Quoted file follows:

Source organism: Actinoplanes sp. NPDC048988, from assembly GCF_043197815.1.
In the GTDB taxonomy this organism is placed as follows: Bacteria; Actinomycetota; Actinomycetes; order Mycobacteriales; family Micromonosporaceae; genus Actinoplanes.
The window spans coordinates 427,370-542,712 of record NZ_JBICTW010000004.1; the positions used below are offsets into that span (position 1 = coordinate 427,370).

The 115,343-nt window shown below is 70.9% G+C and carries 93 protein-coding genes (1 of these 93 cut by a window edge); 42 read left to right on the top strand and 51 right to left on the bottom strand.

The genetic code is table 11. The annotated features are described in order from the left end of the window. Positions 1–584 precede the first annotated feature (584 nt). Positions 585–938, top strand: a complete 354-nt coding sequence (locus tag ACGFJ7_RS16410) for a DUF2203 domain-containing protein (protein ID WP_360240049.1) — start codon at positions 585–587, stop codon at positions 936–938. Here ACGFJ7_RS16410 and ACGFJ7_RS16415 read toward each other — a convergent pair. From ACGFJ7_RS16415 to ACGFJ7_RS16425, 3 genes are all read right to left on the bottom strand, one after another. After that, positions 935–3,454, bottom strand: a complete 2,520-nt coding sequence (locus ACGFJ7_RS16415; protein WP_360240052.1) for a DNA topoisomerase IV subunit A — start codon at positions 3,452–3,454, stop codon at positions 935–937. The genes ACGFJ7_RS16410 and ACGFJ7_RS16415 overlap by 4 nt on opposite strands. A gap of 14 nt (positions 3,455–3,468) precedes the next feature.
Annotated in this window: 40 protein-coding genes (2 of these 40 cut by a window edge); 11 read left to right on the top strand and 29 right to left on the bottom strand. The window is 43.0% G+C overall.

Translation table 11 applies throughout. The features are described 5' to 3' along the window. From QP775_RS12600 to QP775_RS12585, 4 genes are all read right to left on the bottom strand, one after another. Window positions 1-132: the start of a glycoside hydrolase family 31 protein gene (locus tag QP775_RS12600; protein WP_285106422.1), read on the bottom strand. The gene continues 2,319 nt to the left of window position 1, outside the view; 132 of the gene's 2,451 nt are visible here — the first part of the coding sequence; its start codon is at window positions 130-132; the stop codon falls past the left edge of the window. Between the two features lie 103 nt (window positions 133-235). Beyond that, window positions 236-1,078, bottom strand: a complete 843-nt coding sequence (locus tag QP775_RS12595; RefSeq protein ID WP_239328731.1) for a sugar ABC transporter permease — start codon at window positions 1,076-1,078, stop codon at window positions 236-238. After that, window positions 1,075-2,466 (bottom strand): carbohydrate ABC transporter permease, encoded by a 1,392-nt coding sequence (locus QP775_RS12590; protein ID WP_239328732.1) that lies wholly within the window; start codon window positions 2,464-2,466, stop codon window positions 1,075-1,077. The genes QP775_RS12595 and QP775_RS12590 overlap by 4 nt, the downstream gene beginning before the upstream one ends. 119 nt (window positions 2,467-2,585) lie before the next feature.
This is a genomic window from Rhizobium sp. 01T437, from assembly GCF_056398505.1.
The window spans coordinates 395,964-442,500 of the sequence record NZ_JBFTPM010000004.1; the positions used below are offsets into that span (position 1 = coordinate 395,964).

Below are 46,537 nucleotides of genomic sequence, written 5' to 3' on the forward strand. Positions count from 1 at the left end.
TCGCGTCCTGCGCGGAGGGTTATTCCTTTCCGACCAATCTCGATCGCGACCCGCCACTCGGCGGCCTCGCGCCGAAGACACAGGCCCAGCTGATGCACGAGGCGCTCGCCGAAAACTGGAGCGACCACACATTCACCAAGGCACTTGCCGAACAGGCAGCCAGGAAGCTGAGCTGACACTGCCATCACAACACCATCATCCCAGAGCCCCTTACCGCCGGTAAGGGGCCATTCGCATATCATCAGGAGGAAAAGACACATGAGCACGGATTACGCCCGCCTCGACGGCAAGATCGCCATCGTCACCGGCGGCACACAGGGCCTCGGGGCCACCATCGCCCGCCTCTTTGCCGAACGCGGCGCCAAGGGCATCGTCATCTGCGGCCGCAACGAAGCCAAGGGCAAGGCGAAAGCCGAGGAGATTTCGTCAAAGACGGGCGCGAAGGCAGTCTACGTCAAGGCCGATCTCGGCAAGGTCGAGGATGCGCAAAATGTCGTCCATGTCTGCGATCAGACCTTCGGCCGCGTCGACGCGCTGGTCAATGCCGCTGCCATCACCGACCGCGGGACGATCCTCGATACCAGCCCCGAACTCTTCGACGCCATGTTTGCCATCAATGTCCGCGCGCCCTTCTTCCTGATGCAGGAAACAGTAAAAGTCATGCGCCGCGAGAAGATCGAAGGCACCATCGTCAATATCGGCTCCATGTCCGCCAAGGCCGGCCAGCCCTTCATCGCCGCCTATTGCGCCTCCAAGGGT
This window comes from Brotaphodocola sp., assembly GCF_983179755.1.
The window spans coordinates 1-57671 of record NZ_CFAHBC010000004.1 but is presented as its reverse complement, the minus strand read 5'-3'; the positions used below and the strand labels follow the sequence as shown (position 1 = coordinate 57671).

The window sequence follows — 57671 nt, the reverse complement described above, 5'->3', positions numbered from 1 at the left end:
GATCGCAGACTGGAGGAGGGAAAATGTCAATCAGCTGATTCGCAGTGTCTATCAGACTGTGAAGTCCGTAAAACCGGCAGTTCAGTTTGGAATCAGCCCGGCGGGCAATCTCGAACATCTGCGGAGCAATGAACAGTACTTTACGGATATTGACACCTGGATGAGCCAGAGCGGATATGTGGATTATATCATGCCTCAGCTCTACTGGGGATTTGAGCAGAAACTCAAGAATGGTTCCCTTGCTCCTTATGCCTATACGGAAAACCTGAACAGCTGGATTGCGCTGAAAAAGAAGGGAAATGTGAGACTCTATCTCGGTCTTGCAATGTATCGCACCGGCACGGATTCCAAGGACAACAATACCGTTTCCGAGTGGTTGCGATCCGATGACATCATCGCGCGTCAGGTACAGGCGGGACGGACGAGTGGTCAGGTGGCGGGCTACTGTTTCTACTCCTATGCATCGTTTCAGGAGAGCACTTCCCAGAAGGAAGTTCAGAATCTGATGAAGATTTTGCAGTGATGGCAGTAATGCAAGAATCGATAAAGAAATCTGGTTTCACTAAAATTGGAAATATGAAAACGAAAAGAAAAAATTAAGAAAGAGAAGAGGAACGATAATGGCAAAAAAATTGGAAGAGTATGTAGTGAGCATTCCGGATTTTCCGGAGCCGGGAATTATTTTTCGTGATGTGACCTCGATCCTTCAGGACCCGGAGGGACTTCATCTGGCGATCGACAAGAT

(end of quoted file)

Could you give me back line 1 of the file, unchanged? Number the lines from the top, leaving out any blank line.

Source organism: Actinoplanes sp. NPDC048988, from assembly GCF_043197815.1.